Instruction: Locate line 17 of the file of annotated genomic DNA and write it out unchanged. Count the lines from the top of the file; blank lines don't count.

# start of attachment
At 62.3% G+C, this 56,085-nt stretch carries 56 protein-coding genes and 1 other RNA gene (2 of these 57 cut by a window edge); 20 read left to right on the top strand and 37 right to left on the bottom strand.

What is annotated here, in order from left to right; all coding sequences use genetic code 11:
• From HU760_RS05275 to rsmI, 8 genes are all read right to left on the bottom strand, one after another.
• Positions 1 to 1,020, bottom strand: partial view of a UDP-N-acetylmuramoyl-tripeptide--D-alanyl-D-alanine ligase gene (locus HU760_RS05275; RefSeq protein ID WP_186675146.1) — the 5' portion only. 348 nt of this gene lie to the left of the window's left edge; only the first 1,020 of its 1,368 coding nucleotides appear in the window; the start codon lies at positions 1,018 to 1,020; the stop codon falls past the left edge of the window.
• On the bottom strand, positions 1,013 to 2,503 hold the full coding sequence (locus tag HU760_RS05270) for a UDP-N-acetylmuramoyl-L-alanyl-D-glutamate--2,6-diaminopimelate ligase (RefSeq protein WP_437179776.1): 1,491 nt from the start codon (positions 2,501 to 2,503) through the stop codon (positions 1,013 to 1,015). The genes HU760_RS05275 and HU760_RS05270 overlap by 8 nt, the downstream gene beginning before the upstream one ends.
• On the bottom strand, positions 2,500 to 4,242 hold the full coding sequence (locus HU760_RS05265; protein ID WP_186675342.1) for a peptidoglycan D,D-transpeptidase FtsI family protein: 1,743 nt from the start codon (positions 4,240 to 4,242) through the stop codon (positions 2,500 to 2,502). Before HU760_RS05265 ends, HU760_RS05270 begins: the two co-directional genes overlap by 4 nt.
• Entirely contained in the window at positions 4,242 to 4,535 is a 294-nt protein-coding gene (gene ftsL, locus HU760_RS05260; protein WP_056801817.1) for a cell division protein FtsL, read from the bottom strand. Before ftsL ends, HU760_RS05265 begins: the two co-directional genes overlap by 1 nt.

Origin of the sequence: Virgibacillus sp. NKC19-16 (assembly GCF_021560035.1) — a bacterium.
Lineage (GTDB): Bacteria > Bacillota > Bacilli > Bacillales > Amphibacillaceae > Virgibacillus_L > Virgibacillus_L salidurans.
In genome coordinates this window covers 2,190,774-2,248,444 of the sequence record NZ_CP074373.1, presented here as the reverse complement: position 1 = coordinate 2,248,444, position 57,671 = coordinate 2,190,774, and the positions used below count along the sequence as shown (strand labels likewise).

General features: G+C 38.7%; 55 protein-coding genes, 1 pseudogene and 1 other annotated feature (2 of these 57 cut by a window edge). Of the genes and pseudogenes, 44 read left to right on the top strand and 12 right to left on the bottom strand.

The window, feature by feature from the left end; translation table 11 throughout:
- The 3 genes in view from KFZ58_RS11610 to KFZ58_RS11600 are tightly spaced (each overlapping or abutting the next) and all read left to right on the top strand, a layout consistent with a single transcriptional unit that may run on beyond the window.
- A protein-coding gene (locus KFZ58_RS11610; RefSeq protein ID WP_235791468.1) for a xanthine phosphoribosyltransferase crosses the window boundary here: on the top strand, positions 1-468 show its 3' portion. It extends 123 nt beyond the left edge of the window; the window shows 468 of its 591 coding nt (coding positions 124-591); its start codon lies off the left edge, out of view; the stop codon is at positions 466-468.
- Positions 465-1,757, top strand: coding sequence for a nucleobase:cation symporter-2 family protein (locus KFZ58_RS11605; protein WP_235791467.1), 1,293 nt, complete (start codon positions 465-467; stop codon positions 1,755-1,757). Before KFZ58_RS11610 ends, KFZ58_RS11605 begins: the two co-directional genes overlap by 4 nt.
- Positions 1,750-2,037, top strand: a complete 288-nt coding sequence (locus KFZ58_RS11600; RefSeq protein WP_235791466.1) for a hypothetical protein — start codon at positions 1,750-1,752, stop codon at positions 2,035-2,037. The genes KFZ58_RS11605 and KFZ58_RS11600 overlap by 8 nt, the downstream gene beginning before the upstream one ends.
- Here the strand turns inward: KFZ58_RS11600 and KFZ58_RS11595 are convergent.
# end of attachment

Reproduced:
- Here the strand turns inward: KFZ58_RS11600 and KFZ58_RS11595 are convergent.